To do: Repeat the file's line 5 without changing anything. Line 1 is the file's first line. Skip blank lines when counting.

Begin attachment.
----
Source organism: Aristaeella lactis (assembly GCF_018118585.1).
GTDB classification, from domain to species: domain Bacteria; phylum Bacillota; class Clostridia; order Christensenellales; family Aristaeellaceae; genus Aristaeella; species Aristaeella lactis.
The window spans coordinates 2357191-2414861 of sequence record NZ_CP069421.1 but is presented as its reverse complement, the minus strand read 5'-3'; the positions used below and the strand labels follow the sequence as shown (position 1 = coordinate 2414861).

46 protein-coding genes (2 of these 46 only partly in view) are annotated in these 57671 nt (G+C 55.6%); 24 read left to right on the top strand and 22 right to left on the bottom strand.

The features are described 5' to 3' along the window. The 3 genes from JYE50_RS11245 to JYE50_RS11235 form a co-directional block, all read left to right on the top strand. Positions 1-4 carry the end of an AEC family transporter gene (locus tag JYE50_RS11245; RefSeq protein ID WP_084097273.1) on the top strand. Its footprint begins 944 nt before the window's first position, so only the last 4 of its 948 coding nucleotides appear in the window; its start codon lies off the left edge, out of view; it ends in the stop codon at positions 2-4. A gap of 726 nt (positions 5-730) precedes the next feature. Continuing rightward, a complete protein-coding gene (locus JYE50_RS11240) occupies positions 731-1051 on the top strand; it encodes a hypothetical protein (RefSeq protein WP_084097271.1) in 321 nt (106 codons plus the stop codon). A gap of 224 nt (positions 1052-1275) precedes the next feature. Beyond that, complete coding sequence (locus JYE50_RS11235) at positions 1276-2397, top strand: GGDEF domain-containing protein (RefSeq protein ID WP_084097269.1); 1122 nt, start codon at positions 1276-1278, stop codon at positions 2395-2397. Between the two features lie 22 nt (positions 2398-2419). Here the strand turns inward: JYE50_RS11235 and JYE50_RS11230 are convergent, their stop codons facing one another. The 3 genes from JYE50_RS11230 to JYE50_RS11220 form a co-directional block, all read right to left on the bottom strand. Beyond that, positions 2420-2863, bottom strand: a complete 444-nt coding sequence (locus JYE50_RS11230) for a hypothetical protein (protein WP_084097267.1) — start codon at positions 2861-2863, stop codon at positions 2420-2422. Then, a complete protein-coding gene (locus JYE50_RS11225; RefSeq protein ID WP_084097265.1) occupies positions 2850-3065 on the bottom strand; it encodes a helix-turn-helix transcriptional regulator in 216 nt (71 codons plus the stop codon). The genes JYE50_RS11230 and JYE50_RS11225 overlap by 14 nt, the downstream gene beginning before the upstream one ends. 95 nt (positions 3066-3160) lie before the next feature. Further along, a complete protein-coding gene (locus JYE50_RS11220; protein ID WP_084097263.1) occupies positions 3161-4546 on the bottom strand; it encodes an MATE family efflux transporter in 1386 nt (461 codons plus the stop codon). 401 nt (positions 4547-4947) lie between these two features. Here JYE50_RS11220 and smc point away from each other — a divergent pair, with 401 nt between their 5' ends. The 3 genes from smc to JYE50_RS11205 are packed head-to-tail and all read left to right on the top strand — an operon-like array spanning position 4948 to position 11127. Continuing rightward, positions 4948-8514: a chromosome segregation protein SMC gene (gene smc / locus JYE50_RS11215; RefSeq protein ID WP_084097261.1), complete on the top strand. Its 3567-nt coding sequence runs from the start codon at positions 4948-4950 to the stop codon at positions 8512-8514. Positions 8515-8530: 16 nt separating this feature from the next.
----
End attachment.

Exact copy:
The features are described 5' to 3' along the window. The 3 genes from JYE50_RS11245 to JYE50_RS11235 form a co-directional block, all read left to right on the top strand. Positions 1-4 carry the end of an AEC family transporter gene (locus tag JYE50_RS11245; RefSeq protein ID WP_084097273.1) on the top strand. Its footprint begins 944 nt before the window's first position, so only the last 4 of its 948 coding nucleotides appear in the window; its start codon lies off the left edge, out of view; it ends in the stop codon at positions 2-4. A gap of 726 nt (positions 5-730) precedes the next feature. Continuing rightward, a complete protein-coding gene (locus JYE50_RS11240) occupies positions 731-1051 on the top strand; it encodes a hypothetical protein (RefSeq protein WP_084097271.1) in 321 nt (106 codons plus the stop codon). A gap of 224 nt (positions 1052-1275) precedes the next feature. Beyond that, complete coding sequence (locus JYE50_RS11235) at positions 1276-2397, top strand: GGDEF domain-containing protein (RefSeq protein ID WP_084097269.1); 1122 nt, start codon at positions 1276-1278, stop codon at positions 2395-2397. Between the two features lie 22 nt (positions 2398-2419). Here the strand turns inward: JYE50_RS11235 and JYE50_RS11230 are convergent, their stop codons facing one another. The 3 genes from JYE50_RS11230 to JYE50_RS11220 form a co-directional block, all read right to left on the bottom strand. Beyond that, positions 2420-2863, bottom strand: a complete 444-nt coding sequence (locus JYE50_RS11230) for a hypothetical protein (protein WP_084097267.1) — start codon at positions 2861-2863, stop codon at positions 2420-2422. Then, a complete protein-coding gene (locus JYE50_RS11225; RefSeq protein ID WP_084097265.1) occupies positions 2850-3065 on the bottom strand; it encodes a helix-turn-helix transcriptional regulator in 216 nt (71 codons plus the stop codon). The genes JYE50_RS11230 and JYE50_RS11225 overlap by 14 nt, the downstream gene beginning before the upstream one ends. 95 nt (positions 3066-3160) lie before the next feature. Further along, a complete protein-coding gene (locus JYE50_RS11220; protein ID WP_084097263.1) occupies positions 3161-4546 on the bottom strand; it encodes an MATE family efflux transporter in 1386 nt (461 codons plus the stop codon). 401 nt (positions 4547-4947) lie between these two features. Here JYE50_RS11220 and smc point away from each other — a divergent pair, with 401 nt between their 5' ends. The 3 genes from smc to JYE50_RS11205 are packed head-to-tail and all read left to right on the top strand — an operon-like array spanning position 4948 to position 11127. Continuing rightward, positions 4948-8514: a chromosome segregation protein SMC gene (gene smc / locus JYE50_RS11215; RefSeq protein ID WP_084097261.1), complete on the top strand. Its 3567-nt coding sequence runs from the start codon at positions 4948-4950 to the stop codon at positions 8512-8514. Positions 8515-8530: 16 nt separating this feature from the next.